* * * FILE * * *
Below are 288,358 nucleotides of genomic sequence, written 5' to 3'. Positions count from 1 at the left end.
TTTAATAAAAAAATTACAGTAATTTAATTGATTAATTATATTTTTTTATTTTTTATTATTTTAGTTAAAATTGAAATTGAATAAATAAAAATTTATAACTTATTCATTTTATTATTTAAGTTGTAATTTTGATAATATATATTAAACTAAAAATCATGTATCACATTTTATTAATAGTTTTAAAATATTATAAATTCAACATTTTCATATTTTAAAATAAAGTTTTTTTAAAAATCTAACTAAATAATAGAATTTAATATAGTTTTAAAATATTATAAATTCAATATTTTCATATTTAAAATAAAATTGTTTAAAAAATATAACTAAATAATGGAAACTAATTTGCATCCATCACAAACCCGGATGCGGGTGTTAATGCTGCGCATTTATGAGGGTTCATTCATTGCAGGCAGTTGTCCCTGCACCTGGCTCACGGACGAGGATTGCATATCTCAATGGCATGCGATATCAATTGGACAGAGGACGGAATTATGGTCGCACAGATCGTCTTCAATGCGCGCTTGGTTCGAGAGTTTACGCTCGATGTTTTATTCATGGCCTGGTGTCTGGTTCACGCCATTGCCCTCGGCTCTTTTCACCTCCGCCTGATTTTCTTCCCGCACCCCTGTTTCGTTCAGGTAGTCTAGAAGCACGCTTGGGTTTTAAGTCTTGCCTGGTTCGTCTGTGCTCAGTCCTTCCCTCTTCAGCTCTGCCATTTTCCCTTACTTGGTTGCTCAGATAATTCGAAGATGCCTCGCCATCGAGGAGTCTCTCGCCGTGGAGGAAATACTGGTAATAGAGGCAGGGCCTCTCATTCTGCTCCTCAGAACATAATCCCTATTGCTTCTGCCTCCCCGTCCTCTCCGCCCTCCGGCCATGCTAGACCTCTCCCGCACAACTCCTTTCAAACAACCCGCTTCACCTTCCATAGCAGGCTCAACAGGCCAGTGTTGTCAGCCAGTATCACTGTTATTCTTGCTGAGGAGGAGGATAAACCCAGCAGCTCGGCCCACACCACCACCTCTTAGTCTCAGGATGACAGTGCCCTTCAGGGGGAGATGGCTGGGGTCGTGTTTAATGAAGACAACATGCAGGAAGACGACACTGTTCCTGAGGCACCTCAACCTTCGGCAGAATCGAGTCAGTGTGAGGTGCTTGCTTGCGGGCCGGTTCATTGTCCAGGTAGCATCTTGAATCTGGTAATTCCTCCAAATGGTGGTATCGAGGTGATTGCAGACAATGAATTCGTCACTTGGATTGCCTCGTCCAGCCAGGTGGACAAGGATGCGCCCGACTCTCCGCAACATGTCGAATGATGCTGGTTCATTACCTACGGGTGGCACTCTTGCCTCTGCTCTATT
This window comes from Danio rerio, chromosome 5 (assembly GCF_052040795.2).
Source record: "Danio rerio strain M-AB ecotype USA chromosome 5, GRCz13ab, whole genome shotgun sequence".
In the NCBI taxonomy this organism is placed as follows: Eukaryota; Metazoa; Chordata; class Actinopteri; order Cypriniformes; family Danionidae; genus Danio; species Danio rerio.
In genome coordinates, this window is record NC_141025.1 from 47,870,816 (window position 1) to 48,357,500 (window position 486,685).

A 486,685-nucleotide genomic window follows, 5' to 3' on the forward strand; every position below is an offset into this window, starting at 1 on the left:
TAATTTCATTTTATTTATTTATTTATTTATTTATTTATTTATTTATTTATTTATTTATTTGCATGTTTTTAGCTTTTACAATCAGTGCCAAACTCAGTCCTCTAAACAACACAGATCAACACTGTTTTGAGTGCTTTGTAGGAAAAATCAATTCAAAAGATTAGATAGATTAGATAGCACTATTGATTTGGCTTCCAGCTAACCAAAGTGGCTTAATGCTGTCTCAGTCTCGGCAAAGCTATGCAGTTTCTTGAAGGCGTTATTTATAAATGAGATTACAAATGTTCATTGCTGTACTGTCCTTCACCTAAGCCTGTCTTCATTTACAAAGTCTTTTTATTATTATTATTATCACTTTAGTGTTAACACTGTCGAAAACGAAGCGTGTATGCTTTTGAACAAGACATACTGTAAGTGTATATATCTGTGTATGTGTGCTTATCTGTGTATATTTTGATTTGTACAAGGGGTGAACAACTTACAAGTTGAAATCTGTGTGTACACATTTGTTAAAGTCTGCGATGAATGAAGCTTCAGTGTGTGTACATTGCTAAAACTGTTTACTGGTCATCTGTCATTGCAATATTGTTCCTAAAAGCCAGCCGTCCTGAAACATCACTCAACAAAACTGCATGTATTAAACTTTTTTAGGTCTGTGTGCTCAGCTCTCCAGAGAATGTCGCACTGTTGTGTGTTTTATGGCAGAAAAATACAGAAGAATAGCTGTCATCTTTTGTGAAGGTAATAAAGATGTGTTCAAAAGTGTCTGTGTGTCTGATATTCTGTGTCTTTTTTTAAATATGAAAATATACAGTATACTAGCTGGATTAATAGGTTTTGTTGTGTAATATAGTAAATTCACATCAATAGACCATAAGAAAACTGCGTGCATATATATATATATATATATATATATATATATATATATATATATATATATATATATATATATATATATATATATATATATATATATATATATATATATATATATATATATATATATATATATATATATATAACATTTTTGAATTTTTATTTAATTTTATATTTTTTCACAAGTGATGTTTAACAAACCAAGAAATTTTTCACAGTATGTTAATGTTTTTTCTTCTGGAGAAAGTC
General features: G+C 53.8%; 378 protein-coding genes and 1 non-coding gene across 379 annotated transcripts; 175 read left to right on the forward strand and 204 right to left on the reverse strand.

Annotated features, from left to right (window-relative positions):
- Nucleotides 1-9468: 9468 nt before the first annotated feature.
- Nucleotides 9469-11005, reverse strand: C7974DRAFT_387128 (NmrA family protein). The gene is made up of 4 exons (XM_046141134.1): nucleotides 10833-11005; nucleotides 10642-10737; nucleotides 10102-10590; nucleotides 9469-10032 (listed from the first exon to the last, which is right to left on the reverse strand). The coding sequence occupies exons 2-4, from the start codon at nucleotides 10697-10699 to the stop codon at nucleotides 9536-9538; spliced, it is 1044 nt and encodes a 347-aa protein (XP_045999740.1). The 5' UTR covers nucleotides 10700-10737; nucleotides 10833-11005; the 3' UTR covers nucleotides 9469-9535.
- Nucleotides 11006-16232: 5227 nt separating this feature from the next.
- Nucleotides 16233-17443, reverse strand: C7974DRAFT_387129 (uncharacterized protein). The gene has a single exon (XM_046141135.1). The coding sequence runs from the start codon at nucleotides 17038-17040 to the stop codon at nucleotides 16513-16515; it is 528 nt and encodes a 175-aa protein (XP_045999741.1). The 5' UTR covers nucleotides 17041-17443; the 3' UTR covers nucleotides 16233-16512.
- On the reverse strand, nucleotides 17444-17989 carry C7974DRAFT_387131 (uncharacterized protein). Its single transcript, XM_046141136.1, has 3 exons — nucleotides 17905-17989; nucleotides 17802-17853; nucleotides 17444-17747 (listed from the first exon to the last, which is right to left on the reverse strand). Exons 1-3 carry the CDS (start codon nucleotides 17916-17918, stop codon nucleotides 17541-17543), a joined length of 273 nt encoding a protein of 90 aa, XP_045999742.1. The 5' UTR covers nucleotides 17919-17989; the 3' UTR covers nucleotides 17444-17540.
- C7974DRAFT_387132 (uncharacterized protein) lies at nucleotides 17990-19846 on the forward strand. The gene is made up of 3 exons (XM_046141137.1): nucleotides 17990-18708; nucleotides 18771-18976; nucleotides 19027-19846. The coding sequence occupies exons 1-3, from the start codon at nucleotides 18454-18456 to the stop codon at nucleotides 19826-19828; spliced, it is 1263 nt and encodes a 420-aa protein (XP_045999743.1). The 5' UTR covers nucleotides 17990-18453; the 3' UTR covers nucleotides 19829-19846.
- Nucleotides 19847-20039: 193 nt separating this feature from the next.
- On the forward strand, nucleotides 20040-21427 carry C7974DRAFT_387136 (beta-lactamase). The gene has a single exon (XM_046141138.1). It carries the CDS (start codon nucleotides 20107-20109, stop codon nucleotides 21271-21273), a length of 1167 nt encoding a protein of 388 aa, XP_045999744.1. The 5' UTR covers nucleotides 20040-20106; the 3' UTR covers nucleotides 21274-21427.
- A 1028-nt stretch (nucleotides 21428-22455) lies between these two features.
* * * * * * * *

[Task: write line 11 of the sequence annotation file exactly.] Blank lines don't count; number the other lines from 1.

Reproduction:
- Nucleotides 1-9468: 9468 nt before the first annotated feature.